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Integrated Models of Cognitive Systems$
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Wayne D. Gray

Print publication date: 2007

Print ISBN-13: 9780195189193

Published to Oxford Scholarship Online: March 2012

DOI: 10.1093/acprof:oso/9780195189193.001.0001

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Composition and Control of Integrated Cognitive Systems

Composition and Control of Integrated Cognitive Systems

Chapter:
(p.2) (p.3) 1 Composition and Control of Integrated Cognitive Systems
Source:
Integrated Models of Cognitive Systems
Author(s):

Wayne D. Gray

Publisher:
Oxford University Press
DOI:10.1093/acprof:oso/9780195189193.003.0001

Integrated models of cognitive systems can be contrasted with the dominant variety of cognitive modeling that produces single-focus models of cognitive functions such as control of eye movements, visual attention, categorization, decision making, or memory. Such single-focus models are necessary but not sufficient for understanding human cognition. Although single-focused models are not usually created to be part of a larger, more integrated system, if cast in the right form, they can play strong roles in building integrated models of cognitive systems. Builders of integrated models need to explain what they mean by integration. This chapter proposes a new vocabulary that, if adopted, will clarify for the modeling community some of the issues in building integrated models. It may also lead to ways of separating the evaluation of integrated models from their component single-focus models. The heart of the chapter introduces and discusses three types of control and three types of components of integrated models of cognitive systems.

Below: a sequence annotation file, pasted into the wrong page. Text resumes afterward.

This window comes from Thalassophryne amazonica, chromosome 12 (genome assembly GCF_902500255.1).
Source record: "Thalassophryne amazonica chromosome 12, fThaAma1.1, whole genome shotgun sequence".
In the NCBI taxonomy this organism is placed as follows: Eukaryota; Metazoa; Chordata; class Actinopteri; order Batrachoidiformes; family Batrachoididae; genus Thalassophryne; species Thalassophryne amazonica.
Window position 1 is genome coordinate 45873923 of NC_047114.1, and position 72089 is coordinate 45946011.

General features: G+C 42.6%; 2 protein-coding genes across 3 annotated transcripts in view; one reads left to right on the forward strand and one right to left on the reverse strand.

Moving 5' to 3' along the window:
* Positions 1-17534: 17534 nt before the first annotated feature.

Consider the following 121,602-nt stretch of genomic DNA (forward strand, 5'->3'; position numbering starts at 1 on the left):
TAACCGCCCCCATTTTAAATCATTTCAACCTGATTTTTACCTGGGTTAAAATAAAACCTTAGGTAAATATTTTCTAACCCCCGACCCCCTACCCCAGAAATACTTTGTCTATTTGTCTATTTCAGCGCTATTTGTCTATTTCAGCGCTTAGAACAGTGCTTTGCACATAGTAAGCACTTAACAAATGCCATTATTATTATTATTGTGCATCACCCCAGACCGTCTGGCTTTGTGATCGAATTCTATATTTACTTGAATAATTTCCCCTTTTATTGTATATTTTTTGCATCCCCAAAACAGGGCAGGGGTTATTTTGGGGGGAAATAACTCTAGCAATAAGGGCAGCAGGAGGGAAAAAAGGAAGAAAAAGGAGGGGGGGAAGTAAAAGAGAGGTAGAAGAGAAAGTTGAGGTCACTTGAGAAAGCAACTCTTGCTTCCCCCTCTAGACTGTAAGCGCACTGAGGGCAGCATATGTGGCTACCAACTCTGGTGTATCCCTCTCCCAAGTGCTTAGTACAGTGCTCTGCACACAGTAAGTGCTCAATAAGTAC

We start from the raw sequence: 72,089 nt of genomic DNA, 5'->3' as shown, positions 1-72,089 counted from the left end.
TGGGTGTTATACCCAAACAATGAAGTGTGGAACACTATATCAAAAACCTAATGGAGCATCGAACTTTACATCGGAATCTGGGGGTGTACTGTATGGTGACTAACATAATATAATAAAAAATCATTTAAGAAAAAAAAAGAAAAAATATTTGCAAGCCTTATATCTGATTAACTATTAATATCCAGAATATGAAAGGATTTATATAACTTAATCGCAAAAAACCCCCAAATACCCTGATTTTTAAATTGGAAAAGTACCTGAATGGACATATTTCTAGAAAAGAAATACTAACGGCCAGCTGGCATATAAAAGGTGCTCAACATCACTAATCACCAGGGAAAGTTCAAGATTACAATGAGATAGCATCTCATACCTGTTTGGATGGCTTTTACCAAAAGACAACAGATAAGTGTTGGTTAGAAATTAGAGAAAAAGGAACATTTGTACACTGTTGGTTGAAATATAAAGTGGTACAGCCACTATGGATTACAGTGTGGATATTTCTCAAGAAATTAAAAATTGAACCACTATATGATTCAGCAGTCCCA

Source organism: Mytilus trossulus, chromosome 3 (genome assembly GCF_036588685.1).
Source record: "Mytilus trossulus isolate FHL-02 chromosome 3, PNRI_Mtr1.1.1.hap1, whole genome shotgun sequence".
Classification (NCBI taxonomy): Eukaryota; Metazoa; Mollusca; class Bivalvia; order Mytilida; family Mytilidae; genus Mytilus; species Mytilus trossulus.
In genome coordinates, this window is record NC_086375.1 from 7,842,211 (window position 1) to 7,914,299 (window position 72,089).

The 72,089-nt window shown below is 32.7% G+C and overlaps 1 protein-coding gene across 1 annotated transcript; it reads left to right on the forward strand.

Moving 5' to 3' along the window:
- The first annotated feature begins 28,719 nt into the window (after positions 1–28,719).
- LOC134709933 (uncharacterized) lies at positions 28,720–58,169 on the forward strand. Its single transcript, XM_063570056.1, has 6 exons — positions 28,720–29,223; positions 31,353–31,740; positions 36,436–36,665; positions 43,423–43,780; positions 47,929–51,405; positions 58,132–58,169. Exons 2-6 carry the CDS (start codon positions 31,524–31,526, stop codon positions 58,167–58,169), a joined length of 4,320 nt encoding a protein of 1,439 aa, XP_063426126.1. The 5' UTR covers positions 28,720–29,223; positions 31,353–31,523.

Keywords:   integrated models, cognitive systems, cognitive modeling, single-focus models, cognitive functions, cognition, control

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